The consequences of the 4th Crusade and the creation of the Despotate of Epirus
The 4th Crusade was a hard blow for the already declined Roman Empire which begun falling apart, shortly after the fall of Constantinople, its religious, cultural and administrative center. A dark and unknown future was awaiting the inhabitants of the areas of the former Empire as the crusaders were marching unstoppable towards every corner and the local lords were unable to provide any serious resistance. The Roman Empire in fact, had been theoretically divided as early as of March 1204, one month before the Fall of Constantinople, with a treaty known as ‘Partitio terrarium imperii Romaniae’, between the Venetians and the Crusaders. With the coronation of Baldwin of Flanders as Emperor, in May 1204 the Latin Empire of Constantinople was born. Boniface of Montferrat, theoretically the leader of the crusade was handed the title of King, of a large state in Macedonia, with its capital in Thessalonica. In the meantime, a great deal of small duchies and principalities were created in the Greek mainland. Each of the nobles though, had to gain the lands attributed to him by force, as the local Byzantine lords were still resisting. In most of these areas the resistance they faced was weak. However, in Nicaea, Epirus and Trebizond, three states were created and they eventually came to be the strongholds of the Orthodox Greeks against the marching until then crusaders. Soon, Nicaea and Epirus began a race for the recapture of Constantinople.
After the fall of Constantinople, Michael Komnenos Dukas (son of sevastokrator John Dukas, grandson of Alexius I Komnenos) had placed himself under the command of Boniface of Montferrat. Soon though, he found refuge in northwestern Greece, where he rallied the local resistance against the crusaders. There, he created the state of Epirus, which, according to the treaty for the division of the Byzantine Empire had been handed to the Venetians. In the beginning, he acknowledged the Venetian supervision with a treaty, signed in 1210 but his intentions changed shortly afterwards. Exploiting the geographical isolation of Epirus and thanks to his diplomatic and military abilities, he managed not only to secure the existence of his state, but also to expand his dominion. Until 1215, he had completed the conquests of Thessaly from the crusaders, of Dyrrachium and Kerkyra (Corfu) from the Venetians and of Scodra from the Serbs. Even the Latin Kingdom of Thessalonica was threatened.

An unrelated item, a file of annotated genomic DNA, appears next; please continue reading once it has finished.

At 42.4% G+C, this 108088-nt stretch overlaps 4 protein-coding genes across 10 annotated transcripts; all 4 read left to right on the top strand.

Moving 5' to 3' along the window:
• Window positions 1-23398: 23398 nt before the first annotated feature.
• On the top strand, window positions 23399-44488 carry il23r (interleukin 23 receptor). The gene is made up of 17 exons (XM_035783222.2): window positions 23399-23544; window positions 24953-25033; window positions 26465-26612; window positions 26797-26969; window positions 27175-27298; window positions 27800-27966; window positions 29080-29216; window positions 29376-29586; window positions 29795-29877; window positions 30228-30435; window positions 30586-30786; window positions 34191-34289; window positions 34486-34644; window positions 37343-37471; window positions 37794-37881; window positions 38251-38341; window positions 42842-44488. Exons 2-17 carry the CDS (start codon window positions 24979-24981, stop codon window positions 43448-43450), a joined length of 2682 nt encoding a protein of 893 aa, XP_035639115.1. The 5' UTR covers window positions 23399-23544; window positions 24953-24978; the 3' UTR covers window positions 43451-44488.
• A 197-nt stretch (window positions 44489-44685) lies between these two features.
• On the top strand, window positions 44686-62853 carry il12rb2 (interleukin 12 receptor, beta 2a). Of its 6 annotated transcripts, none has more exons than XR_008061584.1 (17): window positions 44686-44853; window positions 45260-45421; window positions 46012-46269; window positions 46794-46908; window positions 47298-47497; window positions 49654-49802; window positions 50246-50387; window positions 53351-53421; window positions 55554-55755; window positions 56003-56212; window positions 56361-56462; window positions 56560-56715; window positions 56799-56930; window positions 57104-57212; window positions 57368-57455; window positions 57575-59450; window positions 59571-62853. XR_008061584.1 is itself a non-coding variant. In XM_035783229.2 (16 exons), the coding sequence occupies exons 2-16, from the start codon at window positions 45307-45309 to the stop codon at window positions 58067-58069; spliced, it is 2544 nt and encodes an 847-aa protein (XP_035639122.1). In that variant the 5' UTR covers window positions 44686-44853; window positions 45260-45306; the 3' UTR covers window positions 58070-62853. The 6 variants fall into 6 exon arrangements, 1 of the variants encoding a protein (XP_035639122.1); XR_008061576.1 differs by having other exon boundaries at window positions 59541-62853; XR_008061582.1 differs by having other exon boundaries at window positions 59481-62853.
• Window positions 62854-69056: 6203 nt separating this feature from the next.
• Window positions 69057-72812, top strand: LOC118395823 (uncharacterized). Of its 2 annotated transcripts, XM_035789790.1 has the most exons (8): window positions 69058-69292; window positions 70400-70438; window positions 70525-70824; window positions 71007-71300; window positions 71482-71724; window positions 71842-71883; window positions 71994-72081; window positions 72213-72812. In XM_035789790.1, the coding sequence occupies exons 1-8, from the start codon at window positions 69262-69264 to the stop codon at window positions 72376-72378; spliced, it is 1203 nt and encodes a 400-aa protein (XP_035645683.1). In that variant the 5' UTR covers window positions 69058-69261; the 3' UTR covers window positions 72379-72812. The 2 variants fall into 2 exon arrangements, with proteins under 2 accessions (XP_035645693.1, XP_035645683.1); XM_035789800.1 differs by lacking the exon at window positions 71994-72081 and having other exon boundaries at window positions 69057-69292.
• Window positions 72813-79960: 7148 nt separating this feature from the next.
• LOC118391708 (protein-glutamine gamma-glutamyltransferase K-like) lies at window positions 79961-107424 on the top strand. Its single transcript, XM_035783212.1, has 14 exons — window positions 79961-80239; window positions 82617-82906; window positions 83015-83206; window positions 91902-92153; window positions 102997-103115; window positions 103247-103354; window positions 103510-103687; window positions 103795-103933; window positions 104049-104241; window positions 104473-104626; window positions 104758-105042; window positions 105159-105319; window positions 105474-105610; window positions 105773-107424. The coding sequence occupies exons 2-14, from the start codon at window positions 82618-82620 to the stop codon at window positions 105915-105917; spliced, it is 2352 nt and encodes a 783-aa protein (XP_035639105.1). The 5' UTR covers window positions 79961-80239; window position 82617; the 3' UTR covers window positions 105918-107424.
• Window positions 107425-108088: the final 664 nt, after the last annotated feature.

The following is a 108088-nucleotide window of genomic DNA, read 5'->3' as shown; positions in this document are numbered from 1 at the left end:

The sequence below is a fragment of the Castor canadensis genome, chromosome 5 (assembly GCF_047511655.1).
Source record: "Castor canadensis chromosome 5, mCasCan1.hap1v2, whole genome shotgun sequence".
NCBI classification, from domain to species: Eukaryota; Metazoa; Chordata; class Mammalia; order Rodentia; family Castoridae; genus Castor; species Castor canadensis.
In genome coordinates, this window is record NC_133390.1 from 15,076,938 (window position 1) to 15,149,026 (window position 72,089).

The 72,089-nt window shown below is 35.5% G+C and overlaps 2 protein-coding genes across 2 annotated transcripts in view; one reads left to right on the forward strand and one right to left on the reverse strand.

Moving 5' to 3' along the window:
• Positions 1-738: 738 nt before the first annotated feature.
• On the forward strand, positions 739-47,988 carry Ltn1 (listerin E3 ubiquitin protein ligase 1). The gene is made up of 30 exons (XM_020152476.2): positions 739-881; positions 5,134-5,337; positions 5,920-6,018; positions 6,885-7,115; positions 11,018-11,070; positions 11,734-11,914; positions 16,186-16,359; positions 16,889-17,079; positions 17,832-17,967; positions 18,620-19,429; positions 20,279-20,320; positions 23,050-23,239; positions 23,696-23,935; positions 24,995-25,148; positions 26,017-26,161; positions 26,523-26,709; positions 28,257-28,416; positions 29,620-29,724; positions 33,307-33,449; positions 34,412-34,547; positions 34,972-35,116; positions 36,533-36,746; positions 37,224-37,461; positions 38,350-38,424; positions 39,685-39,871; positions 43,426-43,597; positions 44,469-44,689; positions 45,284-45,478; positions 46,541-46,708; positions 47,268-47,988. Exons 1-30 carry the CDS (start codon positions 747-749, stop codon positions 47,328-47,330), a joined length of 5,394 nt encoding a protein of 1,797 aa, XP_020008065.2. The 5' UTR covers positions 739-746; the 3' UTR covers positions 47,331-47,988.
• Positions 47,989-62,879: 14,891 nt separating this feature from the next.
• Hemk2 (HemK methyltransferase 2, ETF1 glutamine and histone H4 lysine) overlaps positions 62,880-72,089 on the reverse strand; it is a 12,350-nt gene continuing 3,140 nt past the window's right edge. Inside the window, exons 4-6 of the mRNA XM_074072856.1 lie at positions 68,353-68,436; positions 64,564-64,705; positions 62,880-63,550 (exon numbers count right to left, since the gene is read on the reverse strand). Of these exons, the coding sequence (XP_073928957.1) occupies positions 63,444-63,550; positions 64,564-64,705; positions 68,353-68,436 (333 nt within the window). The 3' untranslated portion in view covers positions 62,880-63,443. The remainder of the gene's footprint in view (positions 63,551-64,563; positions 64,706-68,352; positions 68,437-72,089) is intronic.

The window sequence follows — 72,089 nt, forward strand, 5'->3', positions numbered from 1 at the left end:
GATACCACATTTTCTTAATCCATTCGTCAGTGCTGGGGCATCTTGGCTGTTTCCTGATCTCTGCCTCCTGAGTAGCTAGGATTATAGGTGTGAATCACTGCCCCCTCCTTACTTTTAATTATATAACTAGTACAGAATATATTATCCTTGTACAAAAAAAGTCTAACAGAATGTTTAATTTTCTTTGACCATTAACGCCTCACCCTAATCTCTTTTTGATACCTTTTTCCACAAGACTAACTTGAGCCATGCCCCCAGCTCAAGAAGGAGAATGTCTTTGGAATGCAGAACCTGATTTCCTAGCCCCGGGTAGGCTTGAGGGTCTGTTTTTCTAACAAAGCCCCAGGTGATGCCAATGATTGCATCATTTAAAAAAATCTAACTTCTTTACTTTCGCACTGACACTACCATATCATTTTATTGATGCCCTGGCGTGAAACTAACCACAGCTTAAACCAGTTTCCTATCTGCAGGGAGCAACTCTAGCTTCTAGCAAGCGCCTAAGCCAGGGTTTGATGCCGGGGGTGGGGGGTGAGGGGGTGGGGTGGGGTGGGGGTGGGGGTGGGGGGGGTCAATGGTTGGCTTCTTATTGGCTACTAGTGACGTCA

The rise of Theodore Komnenos Dukas and his first military successes.
The death of Michael in 1215 –he was murdered in Veration by a servant while sleeping- did not cause instability problems. He was succeeded by his brother, Theodore Komnenos Dukas. Not much is known about his past. It seems that just before the Fall of Constantinople he placed himself under the command of Theodore I Laskaris and accompanied him in Asia Minor. There, he helped Theodore strengthen his power in the first years of the Empire of Nicaea, when its very existence was in risk. Soon, he was called by his brother to come to Epirus and Theodore of Nicaea gave his permission. There, he was ordered to defend the last remaining Byzantine lands in Peloponnese. The pressure of Geoffrey of Villehardouin and Otto de la Roche though was too hard and in 1212, Theodore was forced to surrender them the fortresses of Acrocorinth, Nafplion and Argos.
From 1215 and on, the new powerful man of Epirus continued his predecessor's work in the best way. His first aim was to recapture the second most populous city of the former Byzantine Empire, Thessalonica. From a strategic point of view he was planning to encircle the Lombard Kingdom, before he tried to siege the city which was protected by a large wall. With a quick campaign, he managed to conquer several cities and forts of strategic importance such as Ochrid, Pelagonia and Prilep, which belonged to the Second Bulgarian Empire.